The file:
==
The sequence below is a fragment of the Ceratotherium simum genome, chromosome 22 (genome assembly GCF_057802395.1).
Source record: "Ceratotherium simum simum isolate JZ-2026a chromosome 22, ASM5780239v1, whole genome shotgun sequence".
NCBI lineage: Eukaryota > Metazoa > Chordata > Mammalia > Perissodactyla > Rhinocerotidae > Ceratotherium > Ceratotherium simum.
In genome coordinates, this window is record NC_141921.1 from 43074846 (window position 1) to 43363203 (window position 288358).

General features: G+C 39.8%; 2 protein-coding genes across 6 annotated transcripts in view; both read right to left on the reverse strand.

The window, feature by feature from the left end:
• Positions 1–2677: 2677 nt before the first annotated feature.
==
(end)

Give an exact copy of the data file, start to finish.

The sequence below is a fragment of the Ceratotherium simum genome, chromosome 22 (genome assembly GCF_057802395.1).
Source record: "Ceratotherium simum simum isolate JZ-2026a chromosome 22, ASM5780239v1, whole genome shotgun sequence".
NCBI lineage: Eukaryota > Metazoa > Chordata > Mammalia > Perissodactyla > Rhinocerotidae > Ceratotherium > Ceratotherium simum.
In genome coordinates, this window is record NC_141921.1 from 43074846 (window position 1) to 43363203 (window position 288358).

General features: G+C 39.8%; 2 protein-coding genes across 6 annotated transcripts in view; both read right to left on the reverse strand.

The window, feature by feature from the left end:
• Positions 1–2677: 2677 nt before the first annotated feature.